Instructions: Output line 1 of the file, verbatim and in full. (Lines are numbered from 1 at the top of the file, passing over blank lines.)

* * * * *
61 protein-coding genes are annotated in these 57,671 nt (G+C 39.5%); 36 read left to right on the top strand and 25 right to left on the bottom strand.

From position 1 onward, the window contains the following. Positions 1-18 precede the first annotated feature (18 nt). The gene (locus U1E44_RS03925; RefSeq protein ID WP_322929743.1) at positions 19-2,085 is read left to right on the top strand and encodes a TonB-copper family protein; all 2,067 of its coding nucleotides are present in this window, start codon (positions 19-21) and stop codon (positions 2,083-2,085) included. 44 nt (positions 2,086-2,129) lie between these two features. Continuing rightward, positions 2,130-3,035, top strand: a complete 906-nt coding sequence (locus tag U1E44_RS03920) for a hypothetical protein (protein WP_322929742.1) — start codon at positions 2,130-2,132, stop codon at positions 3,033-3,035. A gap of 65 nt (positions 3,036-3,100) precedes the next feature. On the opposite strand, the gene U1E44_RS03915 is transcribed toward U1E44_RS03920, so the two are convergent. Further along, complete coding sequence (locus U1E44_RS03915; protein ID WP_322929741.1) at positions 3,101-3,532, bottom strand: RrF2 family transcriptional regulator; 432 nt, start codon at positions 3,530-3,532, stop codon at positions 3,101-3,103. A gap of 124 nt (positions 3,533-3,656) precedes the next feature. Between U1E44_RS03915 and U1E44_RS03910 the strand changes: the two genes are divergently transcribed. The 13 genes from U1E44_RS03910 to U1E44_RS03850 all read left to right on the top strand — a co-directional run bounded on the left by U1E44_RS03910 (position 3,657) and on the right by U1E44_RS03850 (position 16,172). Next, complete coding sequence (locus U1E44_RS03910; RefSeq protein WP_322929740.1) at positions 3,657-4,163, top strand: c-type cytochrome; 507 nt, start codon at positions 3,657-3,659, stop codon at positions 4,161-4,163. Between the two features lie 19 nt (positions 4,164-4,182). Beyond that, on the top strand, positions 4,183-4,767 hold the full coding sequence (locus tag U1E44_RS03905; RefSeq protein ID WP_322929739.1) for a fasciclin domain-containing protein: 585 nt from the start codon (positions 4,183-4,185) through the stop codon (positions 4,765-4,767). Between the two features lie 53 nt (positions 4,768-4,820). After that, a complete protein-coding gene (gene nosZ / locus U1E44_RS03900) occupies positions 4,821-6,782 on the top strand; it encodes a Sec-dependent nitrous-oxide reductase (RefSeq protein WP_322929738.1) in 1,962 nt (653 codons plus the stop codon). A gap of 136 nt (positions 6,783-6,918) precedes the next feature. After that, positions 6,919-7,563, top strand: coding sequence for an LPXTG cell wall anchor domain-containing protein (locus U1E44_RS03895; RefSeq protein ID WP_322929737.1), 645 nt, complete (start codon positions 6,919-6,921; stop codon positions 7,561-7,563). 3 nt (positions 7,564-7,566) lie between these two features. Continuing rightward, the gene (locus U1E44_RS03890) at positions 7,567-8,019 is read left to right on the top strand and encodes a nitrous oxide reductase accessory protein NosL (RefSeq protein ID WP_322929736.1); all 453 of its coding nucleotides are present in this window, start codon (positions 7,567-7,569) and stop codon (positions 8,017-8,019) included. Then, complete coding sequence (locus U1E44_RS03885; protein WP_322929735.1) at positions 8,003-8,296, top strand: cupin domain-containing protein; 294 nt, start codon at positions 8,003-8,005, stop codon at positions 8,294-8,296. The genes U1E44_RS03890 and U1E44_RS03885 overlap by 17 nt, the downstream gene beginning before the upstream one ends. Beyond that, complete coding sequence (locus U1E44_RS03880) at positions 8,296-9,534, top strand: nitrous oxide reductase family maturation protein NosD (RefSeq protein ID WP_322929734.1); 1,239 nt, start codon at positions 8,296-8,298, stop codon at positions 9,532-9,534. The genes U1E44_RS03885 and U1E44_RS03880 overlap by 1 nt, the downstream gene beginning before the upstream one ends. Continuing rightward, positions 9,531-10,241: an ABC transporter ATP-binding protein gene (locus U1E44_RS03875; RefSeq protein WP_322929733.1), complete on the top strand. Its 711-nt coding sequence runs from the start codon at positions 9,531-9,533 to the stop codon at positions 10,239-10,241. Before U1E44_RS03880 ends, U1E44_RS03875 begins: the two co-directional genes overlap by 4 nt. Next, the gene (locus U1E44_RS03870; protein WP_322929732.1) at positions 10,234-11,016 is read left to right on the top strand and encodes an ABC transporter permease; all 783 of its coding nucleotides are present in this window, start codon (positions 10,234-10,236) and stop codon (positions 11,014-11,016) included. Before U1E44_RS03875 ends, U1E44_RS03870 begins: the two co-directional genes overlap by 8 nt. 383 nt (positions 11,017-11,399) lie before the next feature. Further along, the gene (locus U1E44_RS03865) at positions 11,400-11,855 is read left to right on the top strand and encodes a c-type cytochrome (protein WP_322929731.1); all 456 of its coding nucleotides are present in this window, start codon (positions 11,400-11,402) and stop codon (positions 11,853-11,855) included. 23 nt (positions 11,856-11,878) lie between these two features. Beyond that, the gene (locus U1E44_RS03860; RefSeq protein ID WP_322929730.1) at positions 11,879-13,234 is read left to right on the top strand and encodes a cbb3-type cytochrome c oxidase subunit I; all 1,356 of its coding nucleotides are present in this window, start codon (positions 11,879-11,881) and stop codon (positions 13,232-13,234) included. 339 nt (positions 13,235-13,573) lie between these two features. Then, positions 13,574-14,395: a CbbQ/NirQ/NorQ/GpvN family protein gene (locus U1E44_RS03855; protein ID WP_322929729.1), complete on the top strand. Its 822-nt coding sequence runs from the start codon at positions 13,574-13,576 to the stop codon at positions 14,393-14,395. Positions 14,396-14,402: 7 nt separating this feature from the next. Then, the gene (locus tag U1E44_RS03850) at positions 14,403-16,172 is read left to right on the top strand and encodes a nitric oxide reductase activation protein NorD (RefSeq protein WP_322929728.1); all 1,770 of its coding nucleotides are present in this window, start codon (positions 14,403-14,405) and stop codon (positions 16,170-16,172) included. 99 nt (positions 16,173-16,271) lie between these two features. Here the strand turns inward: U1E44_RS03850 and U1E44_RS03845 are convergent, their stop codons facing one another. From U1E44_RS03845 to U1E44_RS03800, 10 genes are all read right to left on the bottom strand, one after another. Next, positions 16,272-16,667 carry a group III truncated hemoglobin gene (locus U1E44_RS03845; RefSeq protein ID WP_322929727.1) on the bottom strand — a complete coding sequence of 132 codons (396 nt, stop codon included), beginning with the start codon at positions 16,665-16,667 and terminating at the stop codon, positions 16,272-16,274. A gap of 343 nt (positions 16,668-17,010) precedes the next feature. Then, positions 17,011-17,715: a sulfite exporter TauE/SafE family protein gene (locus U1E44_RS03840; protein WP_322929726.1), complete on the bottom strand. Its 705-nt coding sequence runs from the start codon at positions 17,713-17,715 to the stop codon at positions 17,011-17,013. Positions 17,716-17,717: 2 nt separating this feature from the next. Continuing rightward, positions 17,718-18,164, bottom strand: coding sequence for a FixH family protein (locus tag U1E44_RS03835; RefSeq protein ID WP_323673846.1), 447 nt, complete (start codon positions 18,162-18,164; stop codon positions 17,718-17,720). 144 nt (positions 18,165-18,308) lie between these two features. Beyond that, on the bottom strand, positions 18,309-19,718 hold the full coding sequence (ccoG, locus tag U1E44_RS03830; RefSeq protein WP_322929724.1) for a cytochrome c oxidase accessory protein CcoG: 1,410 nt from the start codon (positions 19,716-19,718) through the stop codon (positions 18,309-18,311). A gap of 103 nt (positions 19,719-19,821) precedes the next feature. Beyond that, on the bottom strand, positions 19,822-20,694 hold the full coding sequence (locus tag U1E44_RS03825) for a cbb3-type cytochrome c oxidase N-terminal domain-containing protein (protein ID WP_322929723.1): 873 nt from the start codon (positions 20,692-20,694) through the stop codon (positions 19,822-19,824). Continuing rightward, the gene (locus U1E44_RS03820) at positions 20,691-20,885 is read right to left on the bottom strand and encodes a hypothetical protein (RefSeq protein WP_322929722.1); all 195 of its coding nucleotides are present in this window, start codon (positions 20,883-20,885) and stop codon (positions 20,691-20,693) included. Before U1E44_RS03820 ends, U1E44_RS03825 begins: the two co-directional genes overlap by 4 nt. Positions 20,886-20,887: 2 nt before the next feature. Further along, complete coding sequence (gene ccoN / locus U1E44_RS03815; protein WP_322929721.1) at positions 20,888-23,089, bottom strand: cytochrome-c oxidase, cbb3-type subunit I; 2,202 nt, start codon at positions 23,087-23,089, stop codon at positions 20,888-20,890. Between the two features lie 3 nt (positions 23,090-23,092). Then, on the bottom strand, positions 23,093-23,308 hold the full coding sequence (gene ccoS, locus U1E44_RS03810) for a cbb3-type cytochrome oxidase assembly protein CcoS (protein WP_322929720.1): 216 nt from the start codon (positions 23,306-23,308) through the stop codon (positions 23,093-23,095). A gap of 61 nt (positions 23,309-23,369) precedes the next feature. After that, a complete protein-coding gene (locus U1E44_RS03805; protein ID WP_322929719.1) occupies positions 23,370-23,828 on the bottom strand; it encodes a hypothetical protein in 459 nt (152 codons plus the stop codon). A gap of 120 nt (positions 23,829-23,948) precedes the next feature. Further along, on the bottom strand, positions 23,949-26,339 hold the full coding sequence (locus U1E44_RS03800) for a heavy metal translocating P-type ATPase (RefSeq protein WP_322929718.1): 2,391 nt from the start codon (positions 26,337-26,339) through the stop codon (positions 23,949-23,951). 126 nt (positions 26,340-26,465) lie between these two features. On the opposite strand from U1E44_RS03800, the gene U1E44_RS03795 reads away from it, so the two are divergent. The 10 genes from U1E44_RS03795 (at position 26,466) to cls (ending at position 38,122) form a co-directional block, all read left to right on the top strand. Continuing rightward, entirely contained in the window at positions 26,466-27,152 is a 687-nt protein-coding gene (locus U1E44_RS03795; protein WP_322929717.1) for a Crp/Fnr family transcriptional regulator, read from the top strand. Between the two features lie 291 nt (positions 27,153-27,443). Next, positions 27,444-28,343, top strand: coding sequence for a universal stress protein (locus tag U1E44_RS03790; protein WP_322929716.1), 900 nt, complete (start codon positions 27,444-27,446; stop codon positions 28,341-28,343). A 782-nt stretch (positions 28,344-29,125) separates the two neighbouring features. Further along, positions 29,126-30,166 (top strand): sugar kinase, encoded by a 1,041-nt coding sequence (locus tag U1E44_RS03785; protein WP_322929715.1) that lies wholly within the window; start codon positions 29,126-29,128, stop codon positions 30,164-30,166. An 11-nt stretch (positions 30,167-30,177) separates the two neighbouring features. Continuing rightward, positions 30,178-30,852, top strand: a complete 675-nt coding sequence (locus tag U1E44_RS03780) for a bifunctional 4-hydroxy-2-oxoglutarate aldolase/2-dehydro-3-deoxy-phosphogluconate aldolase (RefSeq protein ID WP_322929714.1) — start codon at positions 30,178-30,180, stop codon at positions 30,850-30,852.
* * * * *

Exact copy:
61 protein-coding genes are annotated in these 57,671 nt (G+C 39.5%); 36 read left to right on the top strand and 25 right to left on the bottom strand.